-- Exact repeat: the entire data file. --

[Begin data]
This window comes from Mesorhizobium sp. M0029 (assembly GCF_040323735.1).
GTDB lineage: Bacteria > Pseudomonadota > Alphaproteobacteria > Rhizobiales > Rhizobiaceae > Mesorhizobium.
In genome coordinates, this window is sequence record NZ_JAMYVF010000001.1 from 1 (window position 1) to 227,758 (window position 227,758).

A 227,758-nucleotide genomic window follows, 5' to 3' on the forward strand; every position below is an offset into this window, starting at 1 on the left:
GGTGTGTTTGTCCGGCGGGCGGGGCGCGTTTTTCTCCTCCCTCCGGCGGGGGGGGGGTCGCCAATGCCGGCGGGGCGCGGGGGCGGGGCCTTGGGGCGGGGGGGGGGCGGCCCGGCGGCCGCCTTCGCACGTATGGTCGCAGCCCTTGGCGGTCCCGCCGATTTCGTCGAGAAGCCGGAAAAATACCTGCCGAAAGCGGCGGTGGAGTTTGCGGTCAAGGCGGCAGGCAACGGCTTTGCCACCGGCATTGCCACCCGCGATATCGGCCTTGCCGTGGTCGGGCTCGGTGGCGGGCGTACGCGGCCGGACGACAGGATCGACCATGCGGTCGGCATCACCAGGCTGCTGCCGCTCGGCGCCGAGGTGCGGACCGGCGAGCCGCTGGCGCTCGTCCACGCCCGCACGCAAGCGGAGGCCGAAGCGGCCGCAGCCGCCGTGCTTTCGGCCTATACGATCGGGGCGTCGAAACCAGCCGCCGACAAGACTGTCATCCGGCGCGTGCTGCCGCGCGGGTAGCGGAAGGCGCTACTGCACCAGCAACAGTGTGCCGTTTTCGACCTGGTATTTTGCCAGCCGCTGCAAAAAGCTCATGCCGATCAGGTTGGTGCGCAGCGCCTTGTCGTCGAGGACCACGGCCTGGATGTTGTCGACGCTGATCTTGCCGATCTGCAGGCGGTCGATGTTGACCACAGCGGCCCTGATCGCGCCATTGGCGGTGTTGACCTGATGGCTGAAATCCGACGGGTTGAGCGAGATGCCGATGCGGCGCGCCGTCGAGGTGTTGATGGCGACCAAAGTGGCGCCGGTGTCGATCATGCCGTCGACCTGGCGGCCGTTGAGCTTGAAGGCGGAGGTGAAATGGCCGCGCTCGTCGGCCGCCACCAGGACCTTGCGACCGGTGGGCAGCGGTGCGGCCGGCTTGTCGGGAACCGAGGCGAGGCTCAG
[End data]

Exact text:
This window comes from Mesorhizobium sp. M0029 (assembly GCF_040323735.1).
GTDB lineage: Bacteria > Pseudomonadota > Alphaproteobacteria > Rhizobiales > Rhizobiaceae > Mesorhizobium.
In genome coordinates, this window is sequence record NZ_JAMYVF010000001.1 from 1 (window position 1) to 227,758 (window position 227,758).

A 227,758-nucleotide genomic window follows, 5' to 3' on the forward strand; every position below is an offset into this window, starting at 1 on the left:
GGTGTGTTTGTCCGGCGGGCGGGGCGCGTTTTTCTCCTCCCTCCGGCGGGGGGGGGGTCGCCAATGCCGGCGGGGCGCGGGGGCGGGGCCTTGGGGCGGGGGGGGGGCGGCCCGGCGGCCGCCTTCGCACGTATGGTCGCAGCCCTTGGCGGTCCCGCCGATTTCGTCGAGAAGCCGGAAAAATACCTGCCGAAAGCGGCGGTGGAGTTTGCGGTCAAGGCGGCAGGCAACGGCTTTGCCACCGGCATTGCCACCCGCGATATCGGCCTTGCCGTGGTCGGGCTCGGTGGCGGGCGTACGCGGCCGGACGACAGGATCGACCATGCGGTCGGCATCACCAGGCTGCTGCCGCTCGGCGCCGAGGTGCGGACCGGCGAGCCGCTGGCGCTCGTCCACGCCCGCACGCAAGCGGAGGCCGAAGCGGCCGCAGCCGCCGTGCTTTCGGCCTATACGATCGGGGCGTCGAAACCAGCCGCCGACAAGACTGTCATCCGGCGCGTGCTGCCGCGCGGGTAGCGGAAGGCGCTACTGCACCAGCAACAGTGTGCCGTTTTCGACCTGGTATTTTGCCAGCCGCTGCAAAAAGCTCATGCCGATCAGGTTGGTGCGCAGCGCCTTGTCGTCGAGGACCACGGCCTGGATGTTGTCGACGCTGATCTTGCCGATCTGCAGGCGGTCGATGTTGACCACAGCGGCCCTGATCGCGCCATTGGCGGTGTTGACCTGATGGCTGAAATCCGACGGGTTGAGCGAGATGCCGATGCGGCGCGCCGTCGAGGTGTTGATGGCGACCAAAGTGGCGCCGGTGTCGATCATGCCGTCGACCTGGCGGCCGTTGAGCTTGAAGGCGGAGGTGAAATGGCCGCGCTCGTCGGCCGCCACCAGGACCTTGCGACCGGTGGGCAGCGGTGCGGCCGGCTTGTCGGGAACCGAGGCGAGGCTCAG